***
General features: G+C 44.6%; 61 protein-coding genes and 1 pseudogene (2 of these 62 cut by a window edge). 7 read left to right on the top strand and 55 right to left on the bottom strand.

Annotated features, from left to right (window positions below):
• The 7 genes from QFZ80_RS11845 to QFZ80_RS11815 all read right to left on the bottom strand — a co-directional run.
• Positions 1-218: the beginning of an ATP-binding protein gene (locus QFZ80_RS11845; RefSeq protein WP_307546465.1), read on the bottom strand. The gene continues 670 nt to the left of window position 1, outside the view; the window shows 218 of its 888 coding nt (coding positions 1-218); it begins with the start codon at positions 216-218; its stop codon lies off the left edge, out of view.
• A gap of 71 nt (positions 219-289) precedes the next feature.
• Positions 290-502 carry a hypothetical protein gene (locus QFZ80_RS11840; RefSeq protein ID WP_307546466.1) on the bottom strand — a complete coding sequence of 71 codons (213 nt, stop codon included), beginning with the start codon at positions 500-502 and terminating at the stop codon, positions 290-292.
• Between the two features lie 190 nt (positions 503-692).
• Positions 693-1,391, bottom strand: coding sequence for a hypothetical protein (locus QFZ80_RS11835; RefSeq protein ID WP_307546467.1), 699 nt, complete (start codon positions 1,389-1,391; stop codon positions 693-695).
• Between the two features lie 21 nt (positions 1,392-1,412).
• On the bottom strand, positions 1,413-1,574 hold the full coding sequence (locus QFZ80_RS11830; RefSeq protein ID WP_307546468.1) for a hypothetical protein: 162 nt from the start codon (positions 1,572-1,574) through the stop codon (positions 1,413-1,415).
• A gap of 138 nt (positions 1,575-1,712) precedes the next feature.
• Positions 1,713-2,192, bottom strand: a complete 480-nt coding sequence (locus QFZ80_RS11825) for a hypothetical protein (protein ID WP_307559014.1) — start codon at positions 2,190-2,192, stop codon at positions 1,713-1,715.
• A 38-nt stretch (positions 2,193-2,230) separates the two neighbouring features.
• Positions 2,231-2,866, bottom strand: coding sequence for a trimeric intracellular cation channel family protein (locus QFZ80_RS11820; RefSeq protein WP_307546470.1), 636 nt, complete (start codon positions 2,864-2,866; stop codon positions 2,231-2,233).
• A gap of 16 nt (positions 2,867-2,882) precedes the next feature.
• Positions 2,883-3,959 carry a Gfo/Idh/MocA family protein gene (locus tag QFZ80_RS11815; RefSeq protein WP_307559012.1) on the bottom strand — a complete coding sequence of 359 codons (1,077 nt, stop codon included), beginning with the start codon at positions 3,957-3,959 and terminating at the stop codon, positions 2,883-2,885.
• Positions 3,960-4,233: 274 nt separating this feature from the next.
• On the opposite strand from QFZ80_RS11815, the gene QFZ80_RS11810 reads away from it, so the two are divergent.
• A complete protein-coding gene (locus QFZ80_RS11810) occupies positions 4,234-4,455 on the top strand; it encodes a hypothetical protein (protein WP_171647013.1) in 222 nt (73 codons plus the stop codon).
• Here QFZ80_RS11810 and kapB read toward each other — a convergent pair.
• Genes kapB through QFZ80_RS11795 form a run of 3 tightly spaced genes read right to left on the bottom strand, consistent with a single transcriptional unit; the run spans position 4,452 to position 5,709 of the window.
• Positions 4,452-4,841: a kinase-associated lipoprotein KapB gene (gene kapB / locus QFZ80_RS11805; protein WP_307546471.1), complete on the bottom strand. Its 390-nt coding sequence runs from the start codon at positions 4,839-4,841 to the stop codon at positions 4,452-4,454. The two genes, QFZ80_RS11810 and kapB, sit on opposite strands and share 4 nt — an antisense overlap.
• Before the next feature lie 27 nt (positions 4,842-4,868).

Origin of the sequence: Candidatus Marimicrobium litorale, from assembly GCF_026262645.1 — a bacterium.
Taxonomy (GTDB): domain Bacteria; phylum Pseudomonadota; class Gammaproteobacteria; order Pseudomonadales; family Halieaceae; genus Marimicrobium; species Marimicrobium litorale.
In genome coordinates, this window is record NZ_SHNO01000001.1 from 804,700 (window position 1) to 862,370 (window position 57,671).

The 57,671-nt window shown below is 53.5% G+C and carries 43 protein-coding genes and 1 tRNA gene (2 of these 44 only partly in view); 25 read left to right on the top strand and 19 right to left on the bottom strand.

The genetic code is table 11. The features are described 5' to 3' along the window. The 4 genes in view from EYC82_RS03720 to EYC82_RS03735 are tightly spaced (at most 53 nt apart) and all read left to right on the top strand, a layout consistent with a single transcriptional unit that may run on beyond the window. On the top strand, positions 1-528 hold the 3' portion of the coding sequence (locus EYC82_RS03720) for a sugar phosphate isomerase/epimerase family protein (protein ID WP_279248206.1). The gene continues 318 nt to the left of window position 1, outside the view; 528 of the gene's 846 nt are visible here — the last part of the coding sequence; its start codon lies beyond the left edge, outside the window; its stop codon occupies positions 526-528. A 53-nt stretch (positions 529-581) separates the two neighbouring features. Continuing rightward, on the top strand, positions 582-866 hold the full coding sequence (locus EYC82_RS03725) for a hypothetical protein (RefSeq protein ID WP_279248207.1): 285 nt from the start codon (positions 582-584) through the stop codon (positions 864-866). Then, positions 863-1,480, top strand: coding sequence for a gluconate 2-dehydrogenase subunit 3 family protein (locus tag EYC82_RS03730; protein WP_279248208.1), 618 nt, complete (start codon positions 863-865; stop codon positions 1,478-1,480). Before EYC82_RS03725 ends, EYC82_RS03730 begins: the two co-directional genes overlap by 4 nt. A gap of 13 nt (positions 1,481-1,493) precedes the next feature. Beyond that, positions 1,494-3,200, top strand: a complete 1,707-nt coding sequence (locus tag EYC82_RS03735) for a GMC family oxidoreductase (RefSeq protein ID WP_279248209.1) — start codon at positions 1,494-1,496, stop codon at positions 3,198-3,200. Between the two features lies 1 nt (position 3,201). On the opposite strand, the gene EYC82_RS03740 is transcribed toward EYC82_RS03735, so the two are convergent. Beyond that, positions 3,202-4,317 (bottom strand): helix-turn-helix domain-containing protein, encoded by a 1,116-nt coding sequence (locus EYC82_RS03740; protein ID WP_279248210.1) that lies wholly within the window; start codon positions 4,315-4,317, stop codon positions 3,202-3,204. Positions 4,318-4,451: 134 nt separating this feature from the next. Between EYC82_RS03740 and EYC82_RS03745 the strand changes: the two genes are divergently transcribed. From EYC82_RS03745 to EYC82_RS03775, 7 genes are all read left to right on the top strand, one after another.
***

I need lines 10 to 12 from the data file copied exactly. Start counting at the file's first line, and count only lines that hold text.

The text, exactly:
• On the bottom strand, positions 1,413-1,574 hold the full coding sequence (locus QFZ80_RS11830; RefSeq protein ID WP_307546468.1) for a hypothetical protein: 162 nt from the start codon (positions 1,572-1,574) through the stop codon (positions 1,413-1,415).
• A gap of 138 nt (positions 1,575-1,712) precedes the next feature.
• Positions 1,713-2,192, bottom strand: a complete 480-nt coding sequence (locus QFZ80_RS11825) for a hypothetical protein (protein ID WP_307559014.1) — start codon at positions 2,190-2,192, stop codon at positions 1,713-1,715.